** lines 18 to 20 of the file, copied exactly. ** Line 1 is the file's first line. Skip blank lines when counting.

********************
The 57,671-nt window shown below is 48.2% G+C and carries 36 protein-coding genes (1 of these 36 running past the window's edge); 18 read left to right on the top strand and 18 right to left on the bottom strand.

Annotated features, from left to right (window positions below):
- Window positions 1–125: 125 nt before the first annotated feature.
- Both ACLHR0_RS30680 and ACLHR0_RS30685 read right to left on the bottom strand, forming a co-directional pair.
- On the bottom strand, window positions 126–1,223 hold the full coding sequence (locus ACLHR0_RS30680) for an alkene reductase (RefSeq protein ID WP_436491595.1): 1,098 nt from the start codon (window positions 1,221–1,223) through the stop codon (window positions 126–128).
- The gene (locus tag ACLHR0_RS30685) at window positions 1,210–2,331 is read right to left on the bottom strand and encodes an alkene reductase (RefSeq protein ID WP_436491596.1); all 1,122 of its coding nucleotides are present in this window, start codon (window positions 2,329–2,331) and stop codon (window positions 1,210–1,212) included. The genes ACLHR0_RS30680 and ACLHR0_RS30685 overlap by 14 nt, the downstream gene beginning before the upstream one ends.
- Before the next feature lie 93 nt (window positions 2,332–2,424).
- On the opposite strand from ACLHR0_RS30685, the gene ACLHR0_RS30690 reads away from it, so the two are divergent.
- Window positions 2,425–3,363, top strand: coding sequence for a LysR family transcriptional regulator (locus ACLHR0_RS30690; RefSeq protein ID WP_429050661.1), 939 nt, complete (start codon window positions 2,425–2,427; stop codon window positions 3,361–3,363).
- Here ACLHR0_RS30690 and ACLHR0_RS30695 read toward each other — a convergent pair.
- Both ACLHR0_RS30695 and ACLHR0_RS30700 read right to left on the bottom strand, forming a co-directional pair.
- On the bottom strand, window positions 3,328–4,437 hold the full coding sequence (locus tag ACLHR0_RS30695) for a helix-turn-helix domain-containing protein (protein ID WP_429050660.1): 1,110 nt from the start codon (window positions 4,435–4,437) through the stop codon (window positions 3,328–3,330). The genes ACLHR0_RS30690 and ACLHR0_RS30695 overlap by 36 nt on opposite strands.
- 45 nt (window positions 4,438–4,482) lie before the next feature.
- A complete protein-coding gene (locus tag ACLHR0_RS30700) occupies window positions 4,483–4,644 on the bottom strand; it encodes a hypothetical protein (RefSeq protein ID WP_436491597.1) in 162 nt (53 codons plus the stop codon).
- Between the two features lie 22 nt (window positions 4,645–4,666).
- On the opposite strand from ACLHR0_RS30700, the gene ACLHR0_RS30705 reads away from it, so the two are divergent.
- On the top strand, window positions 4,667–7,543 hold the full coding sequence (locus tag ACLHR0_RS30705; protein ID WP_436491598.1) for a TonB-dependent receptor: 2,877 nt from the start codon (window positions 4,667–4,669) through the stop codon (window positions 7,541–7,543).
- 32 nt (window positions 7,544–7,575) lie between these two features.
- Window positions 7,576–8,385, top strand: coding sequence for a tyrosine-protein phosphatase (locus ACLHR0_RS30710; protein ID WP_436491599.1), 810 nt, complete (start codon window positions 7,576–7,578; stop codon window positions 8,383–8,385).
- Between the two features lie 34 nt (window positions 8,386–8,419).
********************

- 32 nt (window positions 7,544–7,575) lie between these two features.
- Window positions 7,576–8,385, top strand: coding sequence for a tyrosine-protein phosphatase (locus ACLHR0_RS30710; protein ID WP_436491599.1), 810 nt, complete (start codon window positions 7,576–7,578; stop codon window positions 8,383–8,385).
- Between the two features lie 34 nt (window positions 8,386–8,419).